After lunching with the Commanding General, we drove back to the airfield and flew back to Cairo along the coast, passing over Gaza. Although I looked very carefully, I could see no indication of the fighting, but I did recognize the cactus hedge where the tanks got stuck. We reached Cairo just at dark, having completed in one day the trip which took the Children of Israel forty years to accomplish.

After the Holy Land, Patton headed to the Mediterranean island of Malta. Here he wrote much of the Knights of Malta and the rules of their order. As a career military man, Patton couldn’t help but be fascinated by their customs. He commented at length on the four vows that each knight took upon induction into the order: on poverty, chastity, humility, and obedience.

Patton recorded his thoughts in his journal:

Malta, which we reached at three o’clock, is quite different from the way I had pictured it. It is almost completely covered with villages and the areas between them are crowded with tiny fields. The only place where this crowding does not exist is on the airfields. . . .

The most interesting thing I saw is the library of the Knights of Malta. We were taken through this by the librarian. He speaks and reads in script nine languages, so he is perfectly capable of translating the valuable collection of manuscripts in the library.

One codex dating from 1420 and depicting the life of Saint Anthony, who spent his time being pursued by devils in the form of beautiful women, was particularly interesting to me because in one of the pictures it showed an armorer’s shop in which suits of armor, varying in date from early 1100 to 1400, were hung up for sale just as one hangs up clothes in a pawnshop. The point of interest is that most historians are prone to classify armor by dates, whereas here we have visual proof that as late as 1400 all types of armor, both mail and plate, were still being used.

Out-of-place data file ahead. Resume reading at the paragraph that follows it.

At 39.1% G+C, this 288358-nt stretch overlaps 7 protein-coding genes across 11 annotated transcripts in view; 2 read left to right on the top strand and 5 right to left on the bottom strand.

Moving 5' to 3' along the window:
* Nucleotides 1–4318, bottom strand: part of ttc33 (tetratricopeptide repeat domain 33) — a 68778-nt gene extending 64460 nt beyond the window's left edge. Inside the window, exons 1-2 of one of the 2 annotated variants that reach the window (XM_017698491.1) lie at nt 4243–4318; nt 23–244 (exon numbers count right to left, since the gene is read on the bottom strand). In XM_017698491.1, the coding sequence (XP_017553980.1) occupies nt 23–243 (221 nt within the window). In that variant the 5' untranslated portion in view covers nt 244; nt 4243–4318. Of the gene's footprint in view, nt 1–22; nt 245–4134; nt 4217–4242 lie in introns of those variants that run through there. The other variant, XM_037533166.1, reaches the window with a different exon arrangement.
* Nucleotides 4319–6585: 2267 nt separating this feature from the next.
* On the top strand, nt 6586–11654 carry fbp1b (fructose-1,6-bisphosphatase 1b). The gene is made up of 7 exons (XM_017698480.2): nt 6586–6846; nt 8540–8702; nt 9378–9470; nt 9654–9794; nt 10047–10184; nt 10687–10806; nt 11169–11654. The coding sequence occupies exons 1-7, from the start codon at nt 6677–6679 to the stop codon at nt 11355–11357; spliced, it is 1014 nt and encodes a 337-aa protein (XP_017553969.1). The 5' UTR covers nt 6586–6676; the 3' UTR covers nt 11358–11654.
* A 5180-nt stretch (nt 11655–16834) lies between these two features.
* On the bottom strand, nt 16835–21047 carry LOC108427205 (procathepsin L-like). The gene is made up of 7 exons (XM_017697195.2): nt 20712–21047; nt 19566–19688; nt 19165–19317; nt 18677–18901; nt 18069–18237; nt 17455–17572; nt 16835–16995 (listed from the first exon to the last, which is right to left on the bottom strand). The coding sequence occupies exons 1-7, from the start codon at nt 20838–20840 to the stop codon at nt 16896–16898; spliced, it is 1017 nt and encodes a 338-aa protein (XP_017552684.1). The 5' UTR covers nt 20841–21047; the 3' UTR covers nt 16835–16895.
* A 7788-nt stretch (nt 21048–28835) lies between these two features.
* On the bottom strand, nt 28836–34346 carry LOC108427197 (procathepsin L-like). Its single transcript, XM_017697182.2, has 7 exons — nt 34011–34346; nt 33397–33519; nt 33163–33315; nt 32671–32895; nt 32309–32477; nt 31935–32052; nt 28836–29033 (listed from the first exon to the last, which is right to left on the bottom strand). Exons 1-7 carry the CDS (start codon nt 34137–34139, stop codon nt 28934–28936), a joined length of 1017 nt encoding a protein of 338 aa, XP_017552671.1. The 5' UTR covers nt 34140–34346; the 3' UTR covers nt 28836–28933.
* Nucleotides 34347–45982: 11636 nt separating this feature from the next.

Another codex which was interesting was one of the original printings of the Bible, using wood type. In this case all the capitals were omitted and subsequently illuminated by hand.

In order to be a Knight of Malta, it was necessary to have sixteen crosses of nobility, so that when anyone came up to be a knight, he had to present his genealogy, which was then studied by a college of heralds, and, if proven correct, permitted to join. Since all these genealogies, covering the knights from sometime in 1100 to date, are preserved in the library, it gives the greatest historical family tree in the world.